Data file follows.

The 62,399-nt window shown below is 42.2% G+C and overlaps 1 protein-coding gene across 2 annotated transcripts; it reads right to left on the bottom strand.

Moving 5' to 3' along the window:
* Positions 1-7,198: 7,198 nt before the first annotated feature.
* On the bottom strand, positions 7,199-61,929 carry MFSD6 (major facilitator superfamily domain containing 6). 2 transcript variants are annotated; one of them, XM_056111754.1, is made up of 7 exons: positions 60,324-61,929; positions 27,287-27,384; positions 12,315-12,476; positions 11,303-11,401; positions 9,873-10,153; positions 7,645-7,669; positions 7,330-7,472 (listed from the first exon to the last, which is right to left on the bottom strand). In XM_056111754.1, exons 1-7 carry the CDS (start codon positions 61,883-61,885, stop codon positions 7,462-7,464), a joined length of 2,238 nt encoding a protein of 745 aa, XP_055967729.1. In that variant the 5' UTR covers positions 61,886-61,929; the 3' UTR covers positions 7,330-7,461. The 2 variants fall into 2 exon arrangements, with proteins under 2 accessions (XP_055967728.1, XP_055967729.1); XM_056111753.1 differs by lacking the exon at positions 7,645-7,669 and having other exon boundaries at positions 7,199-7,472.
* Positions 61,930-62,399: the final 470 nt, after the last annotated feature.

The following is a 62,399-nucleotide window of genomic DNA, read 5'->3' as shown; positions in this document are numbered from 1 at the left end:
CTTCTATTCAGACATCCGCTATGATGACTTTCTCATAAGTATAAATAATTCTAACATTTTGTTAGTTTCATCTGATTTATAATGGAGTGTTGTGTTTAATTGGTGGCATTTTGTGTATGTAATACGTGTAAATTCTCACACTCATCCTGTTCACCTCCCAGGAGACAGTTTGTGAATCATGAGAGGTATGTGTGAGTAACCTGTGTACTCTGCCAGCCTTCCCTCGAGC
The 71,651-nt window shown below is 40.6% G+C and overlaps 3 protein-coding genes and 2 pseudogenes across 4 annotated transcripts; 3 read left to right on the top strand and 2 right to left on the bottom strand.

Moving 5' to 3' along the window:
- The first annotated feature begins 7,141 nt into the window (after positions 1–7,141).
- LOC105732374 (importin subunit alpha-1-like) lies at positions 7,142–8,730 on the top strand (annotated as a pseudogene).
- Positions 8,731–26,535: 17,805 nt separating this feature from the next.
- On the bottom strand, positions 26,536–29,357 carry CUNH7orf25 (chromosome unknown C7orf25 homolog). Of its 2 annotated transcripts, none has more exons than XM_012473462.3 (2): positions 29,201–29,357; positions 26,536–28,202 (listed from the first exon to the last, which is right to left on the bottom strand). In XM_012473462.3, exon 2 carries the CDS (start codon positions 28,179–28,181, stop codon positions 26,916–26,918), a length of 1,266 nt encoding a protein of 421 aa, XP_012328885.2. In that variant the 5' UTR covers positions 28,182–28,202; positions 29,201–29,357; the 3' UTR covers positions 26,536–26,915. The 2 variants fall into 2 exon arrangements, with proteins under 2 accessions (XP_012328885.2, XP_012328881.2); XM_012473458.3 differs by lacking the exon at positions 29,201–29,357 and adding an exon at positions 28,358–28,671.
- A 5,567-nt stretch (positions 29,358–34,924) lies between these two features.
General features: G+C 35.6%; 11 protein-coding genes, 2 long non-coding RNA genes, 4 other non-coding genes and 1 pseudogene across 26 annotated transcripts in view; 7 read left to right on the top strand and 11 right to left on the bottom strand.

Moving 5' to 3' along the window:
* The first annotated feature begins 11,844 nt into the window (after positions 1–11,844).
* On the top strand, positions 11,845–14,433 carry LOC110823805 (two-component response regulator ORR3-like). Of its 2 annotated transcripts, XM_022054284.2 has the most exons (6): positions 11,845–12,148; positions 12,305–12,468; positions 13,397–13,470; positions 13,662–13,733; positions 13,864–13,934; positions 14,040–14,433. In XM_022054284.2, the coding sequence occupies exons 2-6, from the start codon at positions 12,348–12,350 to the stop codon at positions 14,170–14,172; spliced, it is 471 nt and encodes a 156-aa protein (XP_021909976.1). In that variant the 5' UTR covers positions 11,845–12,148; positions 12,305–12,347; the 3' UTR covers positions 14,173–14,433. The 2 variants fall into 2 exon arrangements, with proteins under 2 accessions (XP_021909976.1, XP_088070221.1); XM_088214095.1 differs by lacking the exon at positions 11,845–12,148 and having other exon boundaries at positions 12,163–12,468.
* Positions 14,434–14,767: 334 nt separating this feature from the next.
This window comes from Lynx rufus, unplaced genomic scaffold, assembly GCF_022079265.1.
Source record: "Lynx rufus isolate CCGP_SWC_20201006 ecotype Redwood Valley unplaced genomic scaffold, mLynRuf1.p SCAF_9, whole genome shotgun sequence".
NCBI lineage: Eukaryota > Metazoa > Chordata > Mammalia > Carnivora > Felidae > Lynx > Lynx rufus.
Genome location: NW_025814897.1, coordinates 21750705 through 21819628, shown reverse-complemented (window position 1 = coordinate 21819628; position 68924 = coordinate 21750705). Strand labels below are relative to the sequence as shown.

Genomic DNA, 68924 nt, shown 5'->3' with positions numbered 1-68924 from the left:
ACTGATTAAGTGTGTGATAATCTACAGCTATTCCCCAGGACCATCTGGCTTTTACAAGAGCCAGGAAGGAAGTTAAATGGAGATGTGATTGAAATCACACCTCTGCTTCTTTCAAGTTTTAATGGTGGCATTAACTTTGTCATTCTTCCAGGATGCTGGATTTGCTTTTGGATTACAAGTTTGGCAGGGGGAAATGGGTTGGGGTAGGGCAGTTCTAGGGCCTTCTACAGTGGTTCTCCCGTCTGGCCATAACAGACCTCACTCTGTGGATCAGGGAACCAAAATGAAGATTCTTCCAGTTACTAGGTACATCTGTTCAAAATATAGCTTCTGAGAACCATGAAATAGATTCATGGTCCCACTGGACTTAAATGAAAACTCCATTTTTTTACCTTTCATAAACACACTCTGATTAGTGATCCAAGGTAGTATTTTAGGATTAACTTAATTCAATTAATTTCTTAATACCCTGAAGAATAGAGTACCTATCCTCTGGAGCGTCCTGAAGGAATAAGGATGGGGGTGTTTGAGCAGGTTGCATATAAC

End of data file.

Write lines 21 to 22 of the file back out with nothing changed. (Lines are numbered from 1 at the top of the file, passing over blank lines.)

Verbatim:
Source record: "Lynx rufus isolate CCGP_SWC_20201006 ecotype Redwood Valley unplaced genomic scaffold, mLynRuf1.p SCAF_9, whole genome shotgun sequence".
NCBI lineage: Eukaryota > Metazoa > Chordata > Mammalia > Carnivora > Felidae > Lynx > Lynx rufus.